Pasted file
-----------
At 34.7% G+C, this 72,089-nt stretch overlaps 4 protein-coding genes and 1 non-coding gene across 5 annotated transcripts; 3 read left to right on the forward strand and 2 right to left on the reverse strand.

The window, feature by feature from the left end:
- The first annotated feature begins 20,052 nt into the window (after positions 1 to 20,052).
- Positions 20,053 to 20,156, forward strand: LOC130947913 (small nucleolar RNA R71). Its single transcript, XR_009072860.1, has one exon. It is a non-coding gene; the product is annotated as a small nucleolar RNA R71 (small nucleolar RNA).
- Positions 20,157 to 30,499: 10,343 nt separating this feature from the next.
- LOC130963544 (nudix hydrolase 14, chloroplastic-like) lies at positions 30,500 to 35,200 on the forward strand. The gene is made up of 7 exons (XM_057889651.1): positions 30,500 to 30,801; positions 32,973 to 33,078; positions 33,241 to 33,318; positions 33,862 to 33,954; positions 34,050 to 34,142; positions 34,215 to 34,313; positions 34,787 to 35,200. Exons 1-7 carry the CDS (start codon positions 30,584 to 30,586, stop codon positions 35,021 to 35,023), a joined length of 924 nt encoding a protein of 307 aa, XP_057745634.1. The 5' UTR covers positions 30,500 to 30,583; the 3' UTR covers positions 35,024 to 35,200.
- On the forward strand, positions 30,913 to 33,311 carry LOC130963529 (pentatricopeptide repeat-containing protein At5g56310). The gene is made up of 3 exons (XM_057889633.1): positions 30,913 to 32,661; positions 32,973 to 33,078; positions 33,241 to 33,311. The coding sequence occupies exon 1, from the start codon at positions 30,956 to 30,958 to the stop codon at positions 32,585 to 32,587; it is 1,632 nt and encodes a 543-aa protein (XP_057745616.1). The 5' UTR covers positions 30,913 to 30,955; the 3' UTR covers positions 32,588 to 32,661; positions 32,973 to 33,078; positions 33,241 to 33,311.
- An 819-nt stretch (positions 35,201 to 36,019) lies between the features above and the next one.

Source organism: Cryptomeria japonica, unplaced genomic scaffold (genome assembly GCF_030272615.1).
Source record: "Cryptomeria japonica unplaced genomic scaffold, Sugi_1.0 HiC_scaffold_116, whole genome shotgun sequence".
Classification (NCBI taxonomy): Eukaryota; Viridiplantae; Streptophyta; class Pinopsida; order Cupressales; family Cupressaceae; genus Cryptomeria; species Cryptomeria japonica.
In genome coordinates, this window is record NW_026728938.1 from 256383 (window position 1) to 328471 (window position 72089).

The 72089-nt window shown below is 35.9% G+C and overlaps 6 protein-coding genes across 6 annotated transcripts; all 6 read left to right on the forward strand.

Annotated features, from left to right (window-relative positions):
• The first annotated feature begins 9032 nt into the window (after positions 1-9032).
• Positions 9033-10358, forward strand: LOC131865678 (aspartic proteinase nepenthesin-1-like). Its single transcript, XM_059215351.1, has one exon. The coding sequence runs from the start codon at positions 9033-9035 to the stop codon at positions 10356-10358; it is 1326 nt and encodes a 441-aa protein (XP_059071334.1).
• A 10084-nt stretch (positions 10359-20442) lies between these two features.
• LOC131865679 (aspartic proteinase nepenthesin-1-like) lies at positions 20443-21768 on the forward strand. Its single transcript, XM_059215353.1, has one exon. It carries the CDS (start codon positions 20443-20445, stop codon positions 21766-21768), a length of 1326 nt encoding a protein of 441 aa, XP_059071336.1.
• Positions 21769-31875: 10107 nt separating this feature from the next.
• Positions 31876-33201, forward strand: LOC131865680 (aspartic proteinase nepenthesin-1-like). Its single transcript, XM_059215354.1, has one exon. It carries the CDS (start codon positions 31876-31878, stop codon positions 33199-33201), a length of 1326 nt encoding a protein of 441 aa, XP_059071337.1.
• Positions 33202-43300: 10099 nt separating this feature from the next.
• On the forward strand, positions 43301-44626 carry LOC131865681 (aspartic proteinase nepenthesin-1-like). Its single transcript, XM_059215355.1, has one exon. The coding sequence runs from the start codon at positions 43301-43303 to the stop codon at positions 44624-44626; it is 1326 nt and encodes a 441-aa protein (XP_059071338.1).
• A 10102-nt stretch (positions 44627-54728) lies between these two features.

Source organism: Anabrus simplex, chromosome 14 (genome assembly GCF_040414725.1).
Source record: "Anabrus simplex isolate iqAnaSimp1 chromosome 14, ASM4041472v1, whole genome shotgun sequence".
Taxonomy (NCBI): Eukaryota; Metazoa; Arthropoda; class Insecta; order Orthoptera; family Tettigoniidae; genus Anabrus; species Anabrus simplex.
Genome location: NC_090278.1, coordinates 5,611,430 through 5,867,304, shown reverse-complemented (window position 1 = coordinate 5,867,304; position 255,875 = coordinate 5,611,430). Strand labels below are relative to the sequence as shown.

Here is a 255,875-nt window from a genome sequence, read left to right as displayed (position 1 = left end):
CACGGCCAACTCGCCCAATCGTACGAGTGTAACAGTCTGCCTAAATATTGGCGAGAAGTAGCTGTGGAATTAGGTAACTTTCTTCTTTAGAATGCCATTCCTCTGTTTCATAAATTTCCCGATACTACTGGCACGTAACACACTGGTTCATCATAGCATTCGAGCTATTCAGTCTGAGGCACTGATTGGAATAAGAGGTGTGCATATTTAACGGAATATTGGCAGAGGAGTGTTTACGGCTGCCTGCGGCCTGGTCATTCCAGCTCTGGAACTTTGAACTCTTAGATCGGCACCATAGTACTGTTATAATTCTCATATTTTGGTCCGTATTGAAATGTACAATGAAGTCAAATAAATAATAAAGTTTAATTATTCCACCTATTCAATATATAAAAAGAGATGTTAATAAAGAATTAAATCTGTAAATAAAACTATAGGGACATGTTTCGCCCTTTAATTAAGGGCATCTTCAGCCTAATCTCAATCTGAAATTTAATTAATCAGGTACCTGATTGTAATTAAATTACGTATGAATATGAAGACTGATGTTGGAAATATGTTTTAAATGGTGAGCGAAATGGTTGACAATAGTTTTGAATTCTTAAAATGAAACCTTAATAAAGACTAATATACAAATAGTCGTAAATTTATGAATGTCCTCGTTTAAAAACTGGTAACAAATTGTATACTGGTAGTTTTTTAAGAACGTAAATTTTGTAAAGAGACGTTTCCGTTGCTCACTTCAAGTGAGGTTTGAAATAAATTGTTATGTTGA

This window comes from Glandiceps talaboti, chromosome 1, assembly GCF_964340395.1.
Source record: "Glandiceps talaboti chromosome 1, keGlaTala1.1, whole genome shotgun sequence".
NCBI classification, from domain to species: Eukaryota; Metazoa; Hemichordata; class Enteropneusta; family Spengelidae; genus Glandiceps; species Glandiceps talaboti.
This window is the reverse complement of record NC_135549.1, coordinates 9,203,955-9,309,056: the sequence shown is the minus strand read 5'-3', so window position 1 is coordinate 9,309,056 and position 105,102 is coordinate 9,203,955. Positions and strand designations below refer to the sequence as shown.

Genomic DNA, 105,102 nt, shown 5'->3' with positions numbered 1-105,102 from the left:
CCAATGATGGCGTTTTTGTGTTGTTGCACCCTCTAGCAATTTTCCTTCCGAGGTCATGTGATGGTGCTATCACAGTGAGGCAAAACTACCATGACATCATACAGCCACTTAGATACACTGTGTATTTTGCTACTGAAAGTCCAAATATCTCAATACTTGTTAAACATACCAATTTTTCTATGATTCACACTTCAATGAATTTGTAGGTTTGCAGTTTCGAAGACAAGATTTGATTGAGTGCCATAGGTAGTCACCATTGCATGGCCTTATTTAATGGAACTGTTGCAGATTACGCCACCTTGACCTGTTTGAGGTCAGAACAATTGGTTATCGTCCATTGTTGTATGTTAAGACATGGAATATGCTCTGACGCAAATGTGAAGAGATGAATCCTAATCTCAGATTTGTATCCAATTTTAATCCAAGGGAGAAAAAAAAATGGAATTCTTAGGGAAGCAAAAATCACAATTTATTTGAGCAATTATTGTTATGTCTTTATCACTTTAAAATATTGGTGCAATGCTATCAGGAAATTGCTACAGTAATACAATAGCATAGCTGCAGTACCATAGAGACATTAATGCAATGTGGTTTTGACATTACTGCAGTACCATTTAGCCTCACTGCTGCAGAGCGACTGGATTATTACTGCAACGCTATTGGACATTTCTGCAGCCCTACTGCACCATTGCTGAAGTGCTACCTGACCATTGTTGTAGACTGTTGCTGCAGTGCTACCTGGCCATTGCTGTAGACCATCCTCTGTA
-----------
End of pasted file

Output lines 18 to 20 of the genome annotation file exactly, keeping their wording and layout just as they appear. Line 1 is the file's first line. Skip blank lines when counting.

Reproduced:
• LOC131865679 (aspartic proteinase nepenthesin-1-like) lies at positions 20443-21768 on the forward strand. Its single transcript, XM_059215353.1, has one exon. It carries the CDS (start codon positions 20443-20445, stop codon positions 21766-21768), a length of 1326 nt encoding a protein of 441 aa, XP_059071336.1.
• Positions 21769-31875: 10107 nt separating this feature from the next.
• Positions 31876-33201, forward strand: LOC131865680 (aspartic proteinase nepenthesin-1-like). Its single transcript, XM_059215354.1, has one exon. It carries the CDS (start codon positions 31876-31878, stop codon positions 33199-33201), a length of 1326 nt encoding a protein of 441 aa, XP_059071337.1.